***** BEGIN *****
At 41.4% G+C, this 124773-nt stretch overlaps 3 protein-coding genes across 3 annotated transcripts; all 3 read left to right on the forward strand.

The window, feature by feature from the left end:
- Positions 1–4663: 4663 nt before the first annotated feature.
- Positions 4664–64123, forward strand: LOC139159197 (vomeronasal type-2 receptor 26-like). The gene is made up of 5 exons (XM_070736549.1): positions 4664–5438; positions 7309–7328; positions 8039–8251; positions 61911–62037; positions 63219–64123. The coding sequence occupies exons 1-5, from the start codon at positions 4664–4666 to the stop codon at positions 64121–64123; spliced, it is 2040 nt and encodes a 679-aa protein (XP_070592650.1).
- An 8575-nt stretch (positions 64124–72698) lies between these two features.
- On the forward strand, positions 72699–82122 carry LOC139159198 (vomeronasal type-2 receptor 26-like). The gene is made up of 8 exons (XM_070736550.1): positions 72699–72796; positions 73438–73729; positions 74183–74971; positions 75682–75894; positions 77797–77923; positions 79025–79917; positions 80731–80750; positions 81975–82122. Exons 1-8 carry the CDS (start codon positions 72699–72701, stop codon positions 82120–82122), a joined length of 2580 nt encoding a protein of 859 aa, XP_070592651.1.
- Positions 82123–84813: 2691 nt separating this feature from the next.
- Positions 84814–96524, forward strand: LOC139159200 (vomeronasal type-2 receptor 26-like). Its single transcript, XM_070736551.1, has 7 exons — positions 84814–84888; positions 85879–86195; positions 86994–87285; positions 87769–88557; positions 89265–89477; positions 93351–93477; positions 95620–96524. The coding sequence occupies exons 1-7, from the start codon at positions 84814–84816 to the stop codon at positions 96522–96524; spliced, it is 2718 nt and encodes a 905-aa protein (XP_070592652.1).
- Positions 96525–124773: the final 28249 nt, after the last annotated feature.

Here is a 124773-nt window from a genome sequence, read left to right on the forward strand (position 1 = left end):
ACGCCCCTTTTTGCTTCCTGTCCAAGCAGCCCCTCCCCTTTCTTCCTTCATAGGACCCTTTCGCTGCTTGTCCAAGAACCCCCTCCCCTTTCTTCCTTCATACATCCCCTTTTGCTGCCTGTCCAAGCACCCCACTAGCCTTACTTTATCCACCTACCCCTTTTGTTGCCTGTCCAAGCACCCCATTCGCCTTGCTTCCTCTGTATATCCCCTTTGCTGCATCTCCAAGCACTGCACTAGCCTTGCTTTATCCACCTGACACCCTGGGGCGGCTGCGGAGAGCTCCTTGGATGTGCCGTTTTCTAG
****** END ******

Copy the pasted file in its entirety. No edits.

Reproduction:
At 41.4% G+C, this 124773-nt stretch overlaps 3 protein-coding genes across 3 annotated transcripts; all 3 read left to right on the forward strand.

The window, feature by feature from the left end:
- Positions 1–4663: 4663 nt before the first annotated feature.
- Positions 4664–64123, forward strand: LOC139159197 (vomeronasal type-2 receptor 26-like). The gene is made up of 5 exons (XM_070736549.1): positions 4664–5438; positions 7309–7328; positions 8039–8251; positions 61911–62037; positions 63219–64123. The coding sequence occupies exons 1-5, from the start codon at positions 4664–4666 to the stop codon at positions 64121–64123; spliced, it is 2040 nt and encodes a 679-aa protein (XP_070592650.1).
- An 8575-nt stretch (positions 64124–72698) lies between these two features.
- On the forward strand, positions 72699–82122 carry LOC139159198 (vomeronasal type-2 receptor 26-like). The gene is made up of 8 exons (XM_070736550.1): positions 72699–72796; positions 73438–73729; positions 74183–74971; positions 75682–75894; positions 77797–77923; positions 79025–79917; positions 80731–80750; positions 81975–82122. Exons 1-8 carry the CDS (start codon positions 72699–72701, stop codon positions 82120–82122), a joined length of 2580 nt encoding a protein of 859 aa, XP_070592651.1.
- Positions 82123–84813: 2691 nt separating this feature from the next.
- Positions 84814–96524, forward strand: LOC139159200 (vomeronasal type-2 receptor 26-like). Its single transcript, XM_070736551.1, has 7 exons — positions 84814–84888; positions 85879–86195; positions 86994–87285; positions 87769–88557; positions 89265–89477; positions 93351–93477; positions 95620–96524. The coding sequence occupies exons 1-7, from the start codon at positions 84814–84816 to the stop codon at positions 96522–96524; spliced, it is 2718 nt and encodes a 905-aa protein (XP_070592652.1).
- Positions 96525–124773: the final 28249 nt, after the last annotated feature.

Here is a 124773-nt window from a genome sequence, read left to right on the forward strand (position 1 = left end):
ACGCCCCTTTTTGCTTCCTGTCCAAGCAGCCCCTCCCCTTTCTTCCTTCATAGGACCCTTTCGCTGCTTGTCCAAGAACCCCCTCCCCTTTCTTCCTTCATACATCCCCTTTTGCTGCCTGTCCAAGCACCCCACTAGCCTTACTTTATCCACCTACCCCTTTTGTTGCCTGTCCAAGCACCCCATTCGCCTTGCTTCCTCTGTATATCCCCTTTGCTGCATCTCCAAGCACTGCACTAGCCTTGCTTTATCCACCTGACACCCTGGGGCGGCTGCGGAGAGCTCCTTGGATGTGCCGTTTTCTAG